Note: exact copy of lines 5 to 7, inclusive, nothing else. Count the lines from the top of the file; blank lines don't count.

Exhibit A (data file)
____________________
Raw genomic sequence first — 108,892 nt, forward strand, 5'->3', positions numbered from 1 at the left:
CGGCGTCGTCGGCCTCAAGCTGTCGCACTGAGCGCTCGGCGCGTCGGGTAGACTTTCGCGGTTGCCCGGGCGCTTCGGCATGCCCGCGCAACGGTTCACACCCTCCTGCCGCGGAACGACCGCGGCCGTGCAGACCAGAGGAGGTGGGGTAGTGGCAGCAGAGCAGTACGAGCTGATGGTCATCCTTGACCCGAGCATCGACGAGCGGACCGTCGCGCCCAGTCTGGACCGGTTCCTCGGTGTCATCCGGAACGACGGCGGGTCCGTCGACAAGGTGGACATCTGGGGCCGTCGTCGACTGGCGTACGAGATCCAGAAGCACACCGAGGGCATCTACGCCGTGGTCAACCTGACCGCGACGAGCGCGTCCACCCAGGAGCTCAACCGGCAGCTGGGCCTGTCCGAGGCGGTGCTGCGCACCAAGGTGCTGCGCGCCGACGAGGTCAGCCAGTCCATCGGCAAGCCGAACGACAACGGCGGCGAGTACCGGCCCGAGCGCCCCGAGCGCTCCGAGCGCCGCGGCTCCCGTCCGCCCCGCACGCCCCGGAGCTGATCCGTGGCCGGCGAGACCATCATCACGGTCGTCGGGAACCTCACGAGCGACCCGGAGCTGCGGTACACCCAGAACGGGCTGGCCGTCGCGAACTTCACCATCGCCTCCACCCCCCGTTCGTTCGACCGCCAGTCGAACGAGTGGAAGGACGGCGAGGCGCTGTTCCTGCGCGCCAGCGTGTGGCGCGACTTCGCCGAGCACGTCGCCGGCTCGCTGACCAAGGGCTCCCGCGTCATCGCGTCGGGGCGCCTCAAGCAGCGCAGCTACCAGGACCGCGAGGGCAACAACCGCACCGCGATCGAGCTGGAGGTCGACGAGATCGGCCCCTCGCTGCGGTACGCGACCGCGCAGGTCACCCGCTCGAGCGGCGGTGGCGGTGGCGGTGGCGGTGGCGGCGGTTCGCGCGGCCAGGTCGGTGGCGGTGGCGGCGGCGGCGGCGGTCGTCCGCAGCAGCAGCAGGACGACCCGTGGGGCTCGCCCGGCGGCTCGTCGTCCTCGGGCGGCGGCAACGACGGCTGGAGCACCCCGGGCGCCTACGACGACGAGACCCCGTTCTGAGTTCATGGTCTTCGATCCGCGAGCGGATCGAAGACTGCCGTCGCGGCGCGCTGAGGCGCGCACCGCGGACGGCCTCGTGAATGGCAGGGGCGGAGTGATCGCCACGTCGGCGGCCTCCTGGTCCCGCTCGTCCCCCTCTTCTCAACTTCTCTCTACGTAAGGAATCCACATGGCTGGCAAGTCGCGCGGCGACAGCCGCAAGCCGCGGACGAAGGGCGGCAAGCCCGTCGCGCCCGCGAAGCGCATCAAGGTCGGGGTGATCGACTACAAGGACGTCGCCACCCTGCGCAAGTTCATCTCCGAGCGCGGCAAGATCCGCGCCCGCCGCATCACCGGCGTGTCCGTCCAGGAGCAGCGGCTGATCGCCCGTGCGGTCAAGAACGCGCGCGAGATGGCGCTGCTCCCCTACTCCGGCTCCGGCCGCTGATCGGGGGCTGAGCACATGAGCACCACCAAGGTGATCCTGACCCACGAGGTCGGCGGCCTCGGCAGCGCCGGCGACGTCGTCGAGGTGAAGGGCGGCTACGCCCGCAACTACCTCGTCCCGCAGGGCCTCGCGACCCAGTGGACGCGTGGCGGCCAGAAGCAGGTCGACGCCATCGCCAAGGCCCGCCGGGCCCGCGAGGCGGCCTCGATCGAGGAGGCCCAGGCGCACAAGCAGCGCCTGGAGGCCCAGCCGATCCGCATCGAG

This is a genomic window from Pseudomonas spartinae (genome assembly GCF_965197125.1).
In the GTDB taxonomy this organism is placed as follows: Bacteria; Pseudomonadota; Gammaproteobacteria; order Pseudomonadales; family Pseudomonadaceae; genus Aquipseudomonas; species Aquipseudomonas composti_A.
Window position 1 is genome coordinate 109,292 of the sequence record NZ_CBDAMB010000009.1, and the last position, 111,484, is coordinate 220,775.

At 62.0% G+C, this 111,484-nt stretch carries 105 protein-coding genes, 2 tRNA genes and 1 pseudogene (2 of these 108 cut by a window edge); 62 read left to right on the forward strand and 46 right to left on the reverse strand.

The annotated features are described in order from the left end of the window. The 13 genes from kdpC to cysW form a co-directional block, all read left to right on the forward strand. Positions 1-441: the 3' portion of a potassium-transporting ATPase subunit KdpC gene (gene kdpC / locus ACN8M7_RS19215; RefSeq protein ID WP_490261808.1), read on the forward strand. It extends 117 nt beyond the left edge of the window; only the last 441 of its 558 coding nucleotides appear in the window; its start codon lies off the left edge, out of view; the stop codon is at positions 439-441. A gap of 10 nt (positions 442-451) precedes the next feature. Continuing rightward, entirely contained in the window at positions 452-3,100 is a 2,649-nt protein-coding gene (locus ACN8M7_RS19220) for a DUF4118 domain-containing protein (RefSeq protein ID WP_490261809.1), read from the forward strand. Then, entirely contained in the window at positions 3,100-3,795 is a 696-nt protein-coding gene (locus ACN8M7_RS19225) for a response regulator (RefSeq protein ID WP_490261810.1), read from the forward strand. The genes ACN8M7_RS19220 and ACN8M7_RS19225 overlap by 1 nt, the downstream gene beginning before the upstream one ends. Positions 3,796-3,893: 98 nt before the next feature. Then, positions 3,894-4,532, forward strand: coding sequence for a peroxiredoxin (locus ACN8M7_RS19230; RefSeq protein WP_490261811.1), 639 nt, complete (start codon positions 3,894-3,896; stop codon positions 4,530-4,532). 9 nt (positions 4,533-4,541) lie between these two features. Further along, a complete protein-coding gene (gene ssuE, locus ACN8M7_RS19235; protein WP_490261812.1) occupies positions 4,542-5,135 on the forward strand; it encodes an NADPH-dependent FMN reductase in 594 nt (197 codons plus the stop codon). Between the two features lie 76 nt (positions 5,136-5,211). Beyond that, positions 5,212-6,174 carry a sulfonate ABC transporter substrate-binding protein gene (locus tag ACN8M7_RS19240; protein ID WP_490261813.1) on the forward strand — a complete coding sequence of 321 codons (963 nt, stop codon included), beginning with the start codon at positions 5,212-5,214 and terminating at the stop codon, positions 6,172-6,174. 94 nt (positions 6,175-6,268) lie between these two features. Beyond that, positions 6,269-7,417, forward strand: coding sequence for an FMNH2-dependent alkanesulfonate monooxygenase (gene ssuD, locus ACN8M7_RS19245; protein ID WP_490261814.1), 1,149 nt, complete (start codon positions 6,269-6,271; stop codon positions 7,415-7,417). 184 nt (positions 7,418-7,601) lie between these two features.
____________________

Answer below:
Window position 1 is genome coordinate 109,292 of the sequence record NZ_CBDAMB010000009.1, and the last position, 111,484, is coordinate 220,775.

At 62.0% G+C, this 111,484-nt stretch carries 105 protein-coding genes, 2 tRNA genes and 1 pseudogene (2 of these 108 cut by a window edge); 62 read left to right on the forward strand and 46 right to left on the reverse strand.

The annotated features are described in order from the left end of the window. The 13 genes from kdpC to cysW form a co-directional block, all read left to right on the forward strand. Positions 1-441: the 3' portion of a potassium-transporting ATPase subunit KdpC gene (gene kdpC / locus ACN8M7_RS19215; RefSeq protein ID WP_490261808.1), read on the forward strand. It extends 117 nt beyond the left edge of the window; only the last 441 of its 558 coding nucleotides appear in the window; its start codon lies off the left edge, out of view; the stop codon is at positions 439-441. A gap of 10 nt (positions 442-451) precedes the next feature. Continuing rightward, entirely contained in the window at positions 452-3,100 is a 2,649-nt protein-coding gene (locus ACN8M7_RS19220) for a DUF4118 domain-containing protein (RefSeq protein ID WP_490261809.1), read from the forward strand. Then, entirely contained in the window at positions 3,100-3,795 is a 696-nt protein-coding gene (locus ACN8M7_RS19225) for a response regulator (RefSeq protein ID WP_490261810.1), read from the forward strand. The genes ACN8M7_RS19220 and ACN8M7_RS19225 overlap by 1 nt, the downstream gene beginning before the upstream one ends. Positions 3,796-3,893: 98 nt before the next feature. Then, positions 3,894-4,532, forward strand: coding sequence for a peroxiredoxin (locus ACN8M7_RS19230; RefSeq protein WP_490261811.1), 639 nt, complete (start codon positions 3,894-3,896; stop codon positions 4,530-4,532). 9 nt (positions 4,533-4,541) lie between these two features. Further along, a complete protein-coding gene (gene ssuE, locus ACN8M7_RS19235; protein WP_490261812.1) occupies positions 4,542-5,135 on the forward strand; it encodes an NADPH-dependent FMN reductase in 594 nt (197 codons plus the stop codon). Between the two features lie 76 nt (positions 5,136-5,211). Beyond that, positions 5,212-6,174 carry a sulfonate ABC transporter substrate-binding protein gene (locus tag ACN8M7_RS19240; protein ID WP_490261813.1) on the forward strand — a complete coding sequence of 321 codons (963 nt, stop codon included), beginning with the start codon at positions 5,212-5,214 and terminating at the stop codon, positions 6,172-6,174. 94 nt (positions 6,175-6,268) lie between these two features. Beyond that, positions 6,269-7,417, forward strand: coding sequence for an FMNH2-dependent alkanesulfonate monooxygenase (gene ssuD, locus ACN8M7_RS19245; protein ID WP_490261814.1), 1,149 nt, complete (start codon positions 6,269-6,271; stop codon positions 7,415-7,417). 184 nt (positions 7,418-7,601) lie between these two features.